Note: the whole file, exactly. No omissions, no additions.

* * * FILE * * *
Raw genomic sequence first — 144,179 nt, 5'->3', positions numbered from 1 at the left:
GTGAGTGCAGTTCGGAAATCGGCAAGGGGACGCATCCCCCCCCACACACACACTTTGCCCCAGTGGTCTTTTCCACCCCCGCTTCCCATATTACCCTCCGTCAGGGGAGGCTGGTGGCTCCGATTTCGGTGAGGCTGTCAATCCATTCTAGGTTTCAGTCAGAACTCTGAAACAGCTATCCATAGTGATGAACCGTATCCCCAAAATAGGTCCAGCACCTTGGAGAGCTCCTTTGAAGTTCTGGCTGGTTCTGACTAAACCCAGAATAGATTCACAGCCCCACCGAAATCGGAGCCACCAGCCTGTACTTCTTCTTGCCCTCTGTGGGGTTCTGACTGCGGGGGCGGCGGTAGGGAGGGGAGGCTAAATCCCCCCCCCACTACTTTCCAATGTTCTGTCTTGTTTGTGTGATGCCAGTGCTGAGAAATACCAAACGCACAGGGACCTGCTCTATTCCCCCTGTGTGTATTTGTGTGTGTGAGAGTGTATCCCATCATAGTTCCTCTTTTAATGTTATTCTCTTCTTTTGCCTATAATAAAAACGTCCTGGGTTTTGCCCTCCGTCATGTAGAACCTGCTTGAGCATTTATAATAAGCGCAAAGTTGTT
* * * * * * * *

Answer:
Raw genomic sequence first — 144,179 nt, 5'->3', positions numbered from 1 at the left:
GTGAGTGCAGTTCGGAAATCGGCAAGGGGACGCATCCCCCCCCACACACACACTTTGCCCCAGTGGTCTTTTCCACCCCCGCTTCCCATATTACCCTCCGTCAGGGGAGGCTGGTGGCTCCGATTTCGGTGAGGCTGTCAATCCATTCTAGGTTTCAGTCAGAACTCTGAAACAGCTATCCATAGTGATGAACCGTATCCCCAAAATAGGTCCAGCACCTTGGAGAGCTCCTTTGAAGTTCTGGCTGGTTCTGACTAAACCCAGAATAGATTCACAGCCCCACCGAAATCGGAGCCACCAGCCTGTACTTCTTCTTGCCCTCTGTGGGGTTCTGACTGCGGGGGCGGCGGTAGGGAGGGGAGGCTAAATCCCCCCCCCACTACTTTCCAATGTTCTGTCTTGTTTGTGTGATGCCAGTGCTGAGAAATACCAAACGCACAGGGACCTGCTCTATTCCCCCTGTGTGTATTTGTGTGTGTGAGAGTGTATCCCATCATAGTTCCTCTTTTAATGTTATTCTCTTCTTTTGCCTATAATAAAAACGTCCTGGGTTTTGCCCTCCGTCATGTAGAACCTGCTTGAGCATTTATAATAAGCGCAAAGTTGTT